Following on the success of Alice’s Adventures in Wonderland, Christopher Wheeldon has choreographed a second full-length story ballet commission, a co-production of the Royal Ballet and the National Ballet of Canada. 

Staging William Shakespeare's The Winter’s Tale as a ballet could not have been easy, but with Joby Talbot’s commissioned colorful, exotic score, Turner-inspired stunning production designs by Bob Crowley and visual effects by Daniel Brodie, the story was set magnificently by Wheeldon. In The Winter's Tale, Wheeldon knew perfectly how to tell this dark, complicated story and the characters' inner turmoil with movements, especially his pas de deux and pas de trois, which were masterful.  

This work's première at The Royal Ballet owed a large part of its success to the brilliant performers, Edward Watson as the Sicilian King Leontes, Lauren Cuthbertson as his wife Hermione and Zenaida Yanowsky as Paulina the head of their household. And the second cast here at The National Ballet of Canada, featuring dancers with international backgrounds were as strong as the stars of The Royal Ballet with their convincing, intense performance. The Winter’s Tale is focused on the psychology of Leontes, who is trapped in the thought that his friend King Polixenes of Bohemia is cheating on him with the pregnant Queen. Consumed with jealousy, he accuses his wife of adultery, and orders the new born baby to be abandoned. Only when his first son and Hermione dies, he realizes he made a terrible mistake, and spends the next 16 years in remorse.  

Leontes played by Evan McKie, is gradually infected by jealousy, and eventually falls into madness. McKie's emotions boiling up little by little were expressed in an eccentric manner, through his razor sharp arabesques, and his crawling behind statues to witness the arousing illusions of his wife's infidelity.  But we could see that Leontes' psyche was multi-layered, and it was not just jealousy that took over him, but the pressures of being the King, and the feeling of being betrayed by his best friend who also happens to be a King. McKie was perfect in conveying Wheeldon's intention that Leontes is a complex person and the problem gets bigger and bigger because of this. Equally magnetic as Hermione was Jurgita Dronina who has just joined the company as a principal. Dronina's Hermione is not just a victim of her husband's jealousy, she was a majestic woman, strong and with dignity, trying hard to prove her chastity and protect her unborn child. Her flowing multi arabesque turns were a symbol of her innocence, and her expression of mixed emotions appearing at the last miracle was truly touching. The head of the household Paulina is the key person to this story, a guardian angel to all the people involved. Svetlana Lunkina acted with a sense of both strictness and devotion. While strongly condemning Leontes for accusing his wife, she gently embraces him with delicate port de bras after he has lost everything he loves. It's her unconditional love that protects everyone, and leads to the miracle. Lunkina's striking stage presence and acting ability sublime the work, and one has the feeling of having witnessed an unforgettable epic story.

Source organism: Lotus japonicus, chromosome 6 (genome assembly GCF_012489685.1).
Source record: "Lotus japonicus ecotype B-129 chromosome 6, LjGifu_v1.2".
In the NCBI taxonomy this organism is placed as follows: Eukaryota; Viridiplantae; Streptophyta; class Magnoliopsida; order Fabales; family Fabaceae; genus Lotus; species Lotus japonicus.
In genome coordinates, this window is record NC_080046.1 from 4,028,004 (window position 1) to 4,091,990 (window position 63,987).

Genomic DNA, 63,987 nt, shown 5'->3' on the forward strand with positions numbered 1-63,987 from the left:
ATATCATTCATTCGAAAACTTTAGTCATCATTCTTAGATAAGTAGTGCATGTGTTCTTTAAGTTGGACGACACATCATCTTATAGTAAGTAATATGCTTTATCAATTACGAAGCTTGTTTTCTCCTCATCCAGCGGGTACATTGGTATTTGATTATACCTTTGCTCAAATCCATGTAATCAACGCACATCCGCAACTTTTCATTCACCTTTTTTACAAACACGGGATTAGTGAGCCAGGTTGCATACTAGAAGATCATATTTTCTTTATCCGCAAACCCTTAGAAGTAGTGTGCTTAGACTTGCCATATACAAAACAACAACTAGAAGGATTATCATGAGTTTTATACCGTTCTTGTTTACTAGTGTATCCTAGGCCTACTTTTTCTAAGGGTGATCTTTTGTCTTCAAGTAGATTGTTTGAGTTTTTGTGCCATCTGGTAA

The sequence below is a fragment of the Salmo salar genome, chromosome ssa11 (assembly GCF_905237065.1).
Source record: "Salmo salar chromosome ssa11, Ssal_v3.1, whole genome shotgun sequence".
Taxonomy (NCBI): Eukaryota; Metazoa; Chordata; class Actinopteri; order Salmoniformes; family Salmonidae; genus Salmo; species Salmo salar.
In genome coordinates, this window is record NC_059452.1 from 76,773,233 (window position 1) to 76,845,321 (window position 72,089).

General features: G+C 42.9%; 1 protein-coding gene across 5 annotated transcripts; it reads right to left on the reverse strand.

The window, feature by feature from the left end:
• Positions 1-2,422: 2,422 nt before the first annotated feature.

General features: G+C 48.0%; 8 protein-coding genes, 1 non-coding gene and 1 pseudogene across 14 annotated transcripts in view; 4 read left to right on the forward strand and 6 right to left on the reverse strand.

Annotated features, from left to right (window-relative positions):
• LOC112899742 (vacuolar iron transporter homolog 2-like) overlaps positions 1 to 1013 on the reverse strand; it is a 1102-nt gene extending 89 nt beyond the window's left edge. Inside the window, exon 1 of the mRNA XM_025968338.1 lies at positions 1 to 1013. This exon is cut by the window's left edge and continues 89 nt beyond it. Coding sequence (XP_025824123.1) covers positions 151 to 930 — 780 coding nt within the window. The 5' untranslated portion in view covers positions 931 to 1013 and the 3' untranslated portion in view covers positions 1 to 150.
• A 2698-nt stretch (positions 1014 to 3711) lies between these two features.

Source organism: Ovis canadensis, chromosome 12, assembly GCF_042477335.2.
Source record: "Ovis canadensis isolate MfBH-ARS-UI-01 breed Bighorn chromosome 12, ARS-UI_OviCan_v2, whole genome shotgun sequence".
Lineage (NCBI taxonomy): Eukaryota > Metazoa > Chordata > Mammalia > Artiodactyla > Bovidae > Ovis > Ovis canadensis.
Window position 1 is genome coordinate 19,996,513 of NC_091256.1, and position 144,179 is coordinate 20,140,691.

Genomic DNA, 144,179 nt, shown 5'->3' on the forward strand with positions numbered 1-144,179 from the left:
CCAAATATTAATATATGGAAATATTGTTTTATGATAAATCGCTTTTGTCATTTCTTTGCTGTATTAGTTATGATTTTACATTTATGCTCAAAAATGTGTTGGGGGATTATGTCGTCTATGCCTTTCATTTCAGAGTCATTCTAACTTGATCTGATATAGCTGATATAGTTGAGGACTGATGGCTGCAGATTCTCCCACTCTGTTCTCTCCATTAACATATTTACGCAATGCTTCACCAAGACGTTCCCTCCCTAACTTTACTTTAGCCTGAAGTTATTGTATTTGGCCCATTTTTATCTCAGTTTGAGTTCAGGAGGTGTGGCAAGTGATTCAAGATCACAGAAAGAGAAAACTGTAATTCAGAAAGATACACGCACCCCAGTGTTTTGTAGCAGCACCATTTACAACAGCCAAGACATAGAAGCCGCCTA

The interaction of the four main characters (including Brendan Saye as Polixenes) was marvelous, notably the thrilling pas de trois between the Kings and the pregnant Hermione that leads to the tragedy. Along with the mastery of Wheeldon's choreography, it was the feeling of trust and dedication in the ensemble that brought the performance its roaring success.  Although the performance of the sunny and festive second act that takes place in Bohemia 16 years later was not as strong as the dramatic first act, the delightful and lively atmosphere lead by Skylar Campbell (as Polixenes's son Florizel) and Rui Hwang (as Perdita, the lost daughter of Leontes and Hermione) is a pleasant one. Accompanied by musicians on stage, we could see the strength of the young dancers of the company, notably Kota Sato as the step-brother of Perdita filled with joy in his show-stopping turns, and the very musical and sharp corps de ballet. And here we can witness the magic of Wheeldon's choreography concluding the at first happy second act with the bitter-sweet epilogue, with the help of silk effects and projection mapping.

Setting a full-length story ballet successfully seems to be every company's dream, but few works have been as successful as this The Winter's Tale, which features fabulous production design and score, world-class lead performers and ensemble, and great storytelling.